Don't get your hopes up: the White House has said 'no'.
More than two years after a petition to the Obama administration to grant National Security Agency (NSA) whistleblower Edward Snowden a pardon for sharing classified information, the government has ruled out the possibility of amnesty.
More than 167,000 people signed the petition, which called Snowden a "national hero", and surpassed the 100,000-signature benchmark that guarantees a response from the White House.
Lisa Monaco, Barack Obama’s adviser on homeland security and terrorism, acknowledged in a statement on Tuesday that “this is an issue that many Americans feel strongly about” but made it clear that the Obama administration wanted Snowden to face the "consequences of his actions":
Instead of constructively addressing these issues, Mr Snowden's dangerous decision to steal and disclose classified information had severe consequences for the security of our country... He should come home to the United States, and be judged by a jury of his peers - not hide behind the cover of an authoritarian regime.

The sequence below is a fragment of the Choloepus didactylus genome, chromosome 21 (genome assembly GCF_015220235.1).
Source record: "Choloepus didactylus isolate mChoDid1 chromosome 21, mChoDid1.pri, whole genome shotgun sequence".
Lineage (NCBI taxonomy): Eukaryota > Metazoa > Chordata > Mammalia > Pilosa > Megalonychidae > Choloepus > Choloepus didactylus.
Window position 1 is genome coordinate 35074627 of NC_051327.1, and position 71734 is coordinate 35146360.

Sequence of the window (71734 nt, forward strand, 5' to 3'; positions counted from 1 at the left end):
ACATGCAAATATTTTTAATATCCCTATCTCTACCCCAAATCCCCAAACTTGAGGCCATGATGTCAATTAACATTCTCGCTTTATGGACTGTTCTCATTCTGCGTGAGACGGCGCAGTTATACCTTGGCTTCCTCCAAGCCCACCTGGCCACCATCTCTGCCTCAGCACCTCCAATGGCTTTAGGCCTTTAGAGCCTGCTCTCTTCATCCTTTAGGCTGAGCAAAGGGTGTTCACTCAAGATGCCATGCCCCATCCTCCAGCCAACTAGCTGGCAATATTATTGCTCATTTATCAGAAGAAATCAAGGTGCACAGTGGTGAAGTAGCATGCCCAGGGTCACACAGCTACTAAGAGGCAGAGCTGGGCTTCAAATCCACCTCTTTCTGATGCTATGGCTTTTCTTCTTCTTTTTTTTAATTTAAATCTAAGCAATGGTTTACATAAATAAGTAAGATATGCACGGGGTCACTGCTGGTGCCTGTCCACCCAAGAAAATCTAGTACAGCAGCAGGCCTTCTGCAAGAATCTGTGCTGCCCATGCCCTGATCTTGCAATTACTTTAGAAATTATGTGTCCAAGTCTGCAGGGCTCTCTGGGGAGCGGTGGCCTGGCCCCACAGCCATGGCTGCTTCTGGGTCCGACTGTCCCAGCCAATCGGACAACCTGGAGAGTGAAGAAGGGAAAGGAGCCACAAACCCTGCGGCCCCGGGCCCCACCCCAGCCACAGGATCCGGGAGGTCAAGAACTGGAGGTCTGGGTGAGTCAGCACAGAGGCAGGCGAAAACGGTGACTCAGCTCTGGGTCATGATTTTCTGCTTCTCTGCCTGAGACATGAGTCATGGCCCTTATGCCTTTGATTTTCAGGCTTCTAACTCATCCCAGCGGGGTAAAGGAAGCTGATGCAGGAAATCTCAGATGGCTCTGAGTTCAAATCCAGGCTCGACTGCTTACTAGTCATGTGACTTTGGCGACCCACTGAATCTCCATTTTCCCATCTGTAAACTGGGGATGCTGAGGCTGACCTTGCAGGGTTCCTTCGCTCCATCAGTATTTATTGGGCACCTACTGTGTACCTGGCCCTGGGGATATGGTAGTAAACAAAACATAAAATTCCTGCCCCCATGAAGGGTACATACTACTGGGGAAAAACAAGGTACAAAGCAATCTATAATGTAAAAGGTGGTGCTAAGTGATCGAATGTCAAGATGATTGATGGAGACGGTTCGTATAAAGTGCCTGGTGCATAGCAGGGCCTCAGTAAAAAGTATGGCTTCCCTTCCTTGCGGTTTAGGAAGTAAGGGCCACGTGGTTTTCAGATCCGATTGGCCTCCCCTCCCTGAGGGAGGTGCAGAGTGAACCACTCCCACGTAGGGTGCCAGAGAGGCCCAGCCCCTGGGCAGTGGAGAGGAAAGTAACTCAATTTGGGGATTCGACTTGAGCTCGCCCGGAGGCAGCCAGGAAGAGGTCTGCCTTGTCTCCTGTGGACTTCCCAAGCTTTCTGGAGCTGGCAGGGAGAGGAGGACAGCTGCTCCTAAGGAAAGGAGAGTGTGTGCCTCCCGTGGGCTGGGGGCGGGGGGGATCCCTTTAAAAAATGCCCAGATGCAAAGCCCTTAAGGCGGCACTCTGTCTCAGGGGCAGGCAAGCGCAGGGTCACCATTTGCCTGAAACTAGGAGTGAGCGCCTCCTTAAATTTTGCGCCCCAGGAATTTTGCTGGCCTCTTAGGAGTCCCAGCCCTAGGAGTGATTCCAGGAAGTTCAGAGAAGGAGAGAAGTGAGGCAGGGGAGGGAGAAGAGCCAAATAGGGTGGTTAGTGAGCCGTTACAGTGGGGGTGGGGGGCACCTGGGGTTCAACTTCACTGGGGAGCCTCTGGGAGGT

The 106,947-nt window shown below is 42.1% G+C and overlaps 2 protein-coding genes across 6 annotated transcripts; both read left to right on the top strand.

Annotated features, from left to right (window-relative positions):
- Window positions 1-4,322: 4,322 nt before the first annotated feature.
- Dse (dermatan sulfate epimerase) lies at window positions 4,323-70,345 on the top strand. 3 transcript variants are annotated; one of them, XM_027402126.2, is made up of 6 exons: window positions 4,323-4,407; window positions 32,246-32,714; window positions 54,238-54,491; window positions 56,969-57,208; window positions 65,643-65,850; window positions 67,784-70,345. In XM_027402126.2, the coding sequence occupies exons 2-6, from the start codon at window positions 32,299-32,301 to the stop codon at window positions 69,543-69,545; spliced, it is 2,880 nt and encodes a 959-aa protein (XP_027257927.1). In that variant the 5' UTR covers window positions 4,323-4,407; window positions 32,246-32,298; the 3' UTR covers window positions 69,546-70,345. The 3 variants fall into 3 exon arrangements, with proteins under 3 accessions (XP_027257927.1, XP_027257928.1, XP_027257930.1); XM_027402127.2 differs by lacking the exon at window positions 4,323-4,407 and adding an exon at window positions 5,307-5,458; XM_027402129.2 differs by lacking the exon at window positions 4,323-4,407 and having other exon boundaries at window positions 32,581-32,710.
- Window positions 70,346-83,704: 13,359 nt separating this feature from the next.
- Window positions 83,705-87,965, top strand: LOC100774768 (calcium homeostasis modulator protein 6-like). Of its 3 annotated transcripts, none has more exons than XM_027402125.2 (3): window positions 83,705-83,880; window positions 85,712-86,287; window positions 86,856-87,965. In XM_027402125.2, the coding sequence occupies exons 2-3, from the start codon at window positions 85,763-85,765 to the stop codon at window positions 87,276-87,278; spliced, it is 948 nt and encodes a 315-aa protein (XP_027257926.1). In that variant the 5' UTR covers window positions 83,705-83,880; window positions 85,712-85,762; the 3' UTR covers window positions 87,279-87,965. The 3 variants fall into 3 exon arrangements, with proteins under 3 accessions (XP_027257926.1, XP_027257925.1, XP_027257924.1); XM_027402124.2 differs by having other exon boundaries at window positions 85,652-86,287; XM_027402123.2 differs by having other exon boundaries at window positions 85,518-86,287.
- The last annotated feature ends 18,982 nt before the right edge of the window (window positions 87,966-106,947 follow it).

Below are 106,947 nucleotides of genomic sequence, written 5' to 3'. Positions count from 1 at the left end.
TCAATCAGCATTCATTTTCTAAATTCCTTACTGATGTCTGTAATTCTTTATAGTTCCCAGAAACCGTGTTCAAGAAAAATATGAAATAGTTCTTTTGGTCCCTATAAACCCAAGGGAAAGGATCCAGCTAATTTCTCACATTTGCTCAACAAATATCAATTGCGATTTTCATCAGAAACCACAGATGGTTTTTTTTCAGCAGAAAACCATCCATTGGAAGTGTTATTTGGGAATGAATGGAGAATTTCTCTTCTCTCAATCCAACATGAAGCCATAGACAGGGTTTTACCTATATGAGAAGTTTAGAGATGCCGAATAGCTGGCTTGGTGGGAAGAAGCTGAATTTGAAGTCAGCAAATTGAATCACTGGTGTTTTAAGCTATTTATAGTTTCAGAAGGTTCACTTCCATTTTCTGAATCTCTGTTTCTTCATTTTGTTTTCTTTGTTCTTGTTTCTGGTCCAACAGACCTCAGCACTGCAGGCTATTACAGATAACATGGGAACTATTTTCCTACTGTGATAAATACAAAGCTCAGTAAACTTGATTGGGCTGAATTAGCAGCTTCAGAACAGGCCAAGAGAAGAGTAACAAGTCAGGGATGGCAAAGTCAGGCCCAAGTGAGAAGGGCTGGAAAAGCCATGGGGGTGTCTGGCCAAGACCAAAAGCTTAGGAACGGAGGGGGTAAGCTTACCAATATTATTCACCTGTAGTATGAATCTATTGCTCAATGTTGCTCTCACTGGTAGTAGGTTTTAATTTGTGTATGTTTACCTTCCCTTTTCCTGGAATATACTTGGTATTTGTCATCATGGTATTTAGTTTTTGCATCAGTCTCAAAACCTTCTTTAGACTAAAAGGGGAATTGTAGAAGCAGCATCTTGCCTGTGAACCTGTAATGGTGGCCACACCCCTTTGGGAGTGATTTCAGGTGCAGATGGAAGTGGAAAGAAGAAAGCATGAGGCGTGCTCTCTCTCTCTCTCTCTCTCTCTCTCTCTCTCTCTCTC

Snowden, 31, is currently living in Russia and waiting on asylum decisions from 21 different countries, but his lawyers have said he has expressed a desire to come home.
In 2014, both independent and White House-funded studies analysed hundreds of terror cases in the US and concluded that the NSA collection of phone records had had no discernible impact in foiling terror plots.
Snowden was quietly vindicated in May when the US Senate passed a bill to end the NSA's bulk collection of phone records and former US attorney-general Eric Holder caused a stir earlier this month when he said the "possibility exists" for Snowden to return home.